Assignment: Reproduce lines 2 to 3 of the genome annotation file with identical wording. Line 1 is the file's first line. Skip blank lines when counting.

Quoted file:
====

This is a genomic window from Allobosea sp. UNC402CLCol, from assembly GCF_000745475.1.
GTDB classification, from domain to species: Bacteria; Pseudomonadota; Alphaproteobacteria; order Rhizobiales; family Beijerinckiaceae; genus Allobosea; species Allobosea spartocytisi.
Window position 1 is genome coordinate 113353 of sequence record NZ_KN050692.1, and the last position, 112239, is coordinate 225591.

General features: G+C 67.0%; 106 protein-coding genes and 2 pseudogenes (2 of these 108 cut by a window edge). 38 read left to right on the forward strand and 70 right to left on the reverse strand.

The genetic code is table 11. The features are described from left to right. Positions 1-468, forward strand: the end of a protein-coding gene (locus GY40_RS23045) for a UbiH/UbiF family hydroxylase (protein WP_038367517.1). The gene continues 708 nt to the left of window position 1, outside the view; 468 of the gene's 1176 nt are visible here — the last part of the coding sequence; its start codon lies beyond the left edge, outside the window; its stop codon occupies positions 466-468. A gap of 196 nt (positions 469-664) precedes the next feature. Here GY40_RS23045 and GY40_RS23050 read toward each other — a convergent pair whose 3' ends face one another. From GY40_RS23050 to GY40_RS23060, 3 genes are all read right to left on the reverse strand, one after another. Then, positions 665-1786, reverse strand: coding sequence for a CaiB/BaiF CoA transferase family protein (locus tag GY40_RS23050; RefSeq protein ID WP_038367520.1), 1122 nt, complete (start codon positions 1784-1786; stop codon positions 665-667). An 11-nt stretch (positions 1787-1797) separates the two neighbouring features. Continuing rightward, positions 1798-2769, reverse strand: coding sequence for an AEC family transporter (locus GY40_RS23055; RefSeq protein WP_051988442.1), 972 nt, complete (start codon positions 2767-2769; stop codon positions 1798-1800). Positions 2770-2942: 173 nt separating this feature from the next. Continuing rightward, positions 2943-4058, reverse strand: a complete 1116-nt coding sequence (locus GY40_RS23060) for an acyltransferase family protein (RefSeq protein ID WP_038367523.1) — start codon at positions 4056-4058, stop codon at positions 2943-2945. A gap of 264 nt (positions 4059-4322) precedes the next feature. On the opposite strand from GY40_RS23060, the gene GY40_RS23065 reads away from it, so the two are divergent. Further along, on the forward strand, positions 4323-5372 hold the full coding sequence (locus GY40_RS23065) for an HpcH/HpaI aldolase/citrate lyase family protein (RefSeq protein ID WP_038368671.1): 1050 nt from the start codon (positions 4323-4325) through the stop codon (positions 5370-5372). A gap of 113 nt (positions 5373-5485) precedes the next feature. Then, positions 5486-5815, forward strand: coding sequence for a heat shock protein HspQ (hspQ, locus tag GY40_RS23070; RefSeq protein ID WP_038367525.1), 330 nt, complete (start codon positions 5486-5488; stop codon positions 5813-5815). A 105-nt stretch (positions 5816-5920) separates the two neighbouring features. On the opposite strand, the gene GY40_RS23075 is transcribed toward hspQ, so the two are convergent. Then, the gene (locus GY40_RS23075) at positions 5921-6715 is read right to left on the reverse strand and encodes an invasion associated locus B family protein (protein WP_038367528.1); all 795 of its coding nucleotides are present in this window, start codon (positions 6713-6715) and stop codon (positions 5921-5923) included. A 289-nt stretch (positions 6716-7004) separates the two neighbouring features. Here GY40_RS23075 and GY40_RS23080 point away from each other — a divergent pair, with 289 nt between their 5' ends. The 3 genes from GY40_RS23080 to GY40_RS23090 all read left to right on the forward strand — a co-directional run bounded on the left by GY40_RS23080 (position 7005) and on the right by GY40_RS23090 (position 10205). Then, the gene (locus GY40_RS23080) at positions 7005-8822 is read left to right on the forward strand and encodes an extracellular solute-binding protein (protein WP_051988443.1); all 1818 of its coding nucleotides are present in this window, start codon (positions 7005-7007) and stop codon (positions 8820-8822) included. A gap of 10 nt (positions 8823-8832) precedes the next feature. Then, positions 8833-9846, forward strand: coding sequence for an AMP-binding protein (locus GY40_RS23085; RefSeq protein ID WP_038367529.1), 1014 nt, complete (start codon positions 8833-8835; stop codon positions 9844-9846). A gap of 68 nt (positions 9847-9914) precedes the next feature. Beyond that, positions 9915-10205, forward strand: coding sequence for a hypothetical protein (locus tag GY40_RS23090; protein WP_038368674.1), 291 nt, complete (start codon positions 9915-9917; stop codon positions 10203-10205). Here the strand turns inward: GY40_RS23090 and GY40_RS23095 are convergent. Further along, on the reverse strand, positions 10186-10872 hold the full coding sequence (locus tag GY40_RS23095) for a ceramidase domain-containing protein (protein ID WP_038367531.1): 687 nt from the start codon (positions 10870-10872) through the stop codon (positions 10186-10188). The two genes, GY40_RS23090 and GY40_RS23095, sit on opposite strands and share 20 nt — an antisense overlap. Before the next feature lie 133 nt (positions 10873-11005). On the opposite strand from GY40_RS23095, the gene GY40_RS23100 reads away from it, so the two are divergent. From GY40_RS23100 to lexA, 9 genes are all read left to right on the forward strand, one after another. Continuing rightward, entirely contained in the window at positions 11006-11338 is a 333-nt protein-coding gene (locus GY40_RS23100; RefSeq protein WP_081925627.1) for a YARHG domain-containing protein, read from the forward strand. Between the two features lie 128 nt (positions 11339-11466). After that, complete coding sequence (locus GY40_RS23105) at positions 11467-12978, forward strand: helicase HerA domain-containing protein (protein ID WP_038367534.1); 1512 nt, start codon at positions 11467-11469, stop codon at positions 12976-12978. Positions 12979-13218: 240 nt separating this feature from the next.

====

GTDB classification, from domain to species: Bacteria; Pseudomonadota; Alphaproteobacteria; order Rhizobiales; family Beijerinckiaceae; genus Allobosea; species Allobosea spartocytisi.
Window position 1 is genome coordinate 113353 of sequence record NZ_KN050692.1, and the last position, 112239, is coordinate 225591.